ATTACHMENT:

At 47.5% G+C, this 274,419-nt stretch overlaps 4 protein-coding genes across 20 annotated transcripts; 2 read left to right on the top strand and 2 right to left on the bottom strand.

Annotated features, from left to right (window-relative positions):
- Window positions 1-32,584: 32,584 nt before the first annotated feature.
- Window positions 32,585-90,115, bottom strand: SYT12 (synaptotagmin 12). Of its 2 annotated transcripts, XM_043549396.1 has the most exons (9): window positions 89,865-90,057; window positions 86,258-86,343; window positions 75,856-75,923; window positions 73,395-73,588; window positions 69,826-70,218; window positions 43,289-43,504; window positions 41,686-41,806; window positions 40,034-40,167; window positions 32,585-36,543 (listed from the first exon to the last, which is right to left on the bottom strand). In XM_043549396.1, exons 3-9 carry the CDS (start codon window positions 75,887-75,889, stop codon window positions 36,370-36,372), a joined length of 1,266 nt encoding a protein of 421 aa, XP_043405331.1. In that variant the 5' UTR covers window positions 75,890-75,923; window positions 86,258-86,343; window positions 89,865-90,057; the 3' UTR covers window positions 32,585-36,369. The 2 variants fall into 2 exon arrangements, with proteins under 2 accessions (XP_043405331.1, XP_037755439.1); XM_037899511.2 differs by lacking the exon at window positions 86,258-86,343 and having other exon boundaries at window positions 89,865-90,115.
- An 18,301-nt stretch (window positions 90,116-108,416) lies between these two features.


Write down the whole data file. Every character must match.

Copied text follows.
At 47.5% G+C, this 274,419-nt stretch overlaps 4 protein-coding genes across 20 annotated transcripts; 2 read left to right on the top strand and 2 right to left on the bottom strand.

Annotated features, from left to right (window-relative positions):
- Window positions 1-32,584: 32,584 nt before the first annotated feature.
- Window positions 32,585-90,115, bottom strand: SYT12 (synaptotagmin 12). Of its 2 annotated transcripts, XM_043549396.1 has the most exons (9): window positions 89,865-90,057; window positions 86,258-86,343; window positions 75,856-75,923; window positions 73,395-73,588; window positions 69,826-70,218; window positions 43,289-43,504; window positions 41,686-41,806; window positions 40,034-40,167; window positions 32,585-36,543 (listed from the first exon to the last, which is right to left on the bottom strand). In XM_043549396.1, exons 3-9 carry the CDS (start codon window positions 75,887-75,889, stop codon window positions 36,370-36,372), a joined length of 1,266 nt encoding a protein of 421 aa, XP_043405331.1. In that variant the 5' UTR covers window positions 75,890-75,923; window positions 86,258-86,343; window positions 89,865-90,057; the 3' UTR covers window positions 32,585-36,369. The 2 variants fall into 2 exon arrangements, with proteins under 2 accessions (XP_043405331.1, XP_037755439.1); XM_037899511.2 differs by lacking the exon at window positions 86,258-86,343 and having other exon boundaries at window positions 89,865-90,115.
- An 18,301-nt stretch (window positions 90,116-108,416) lies between these two features.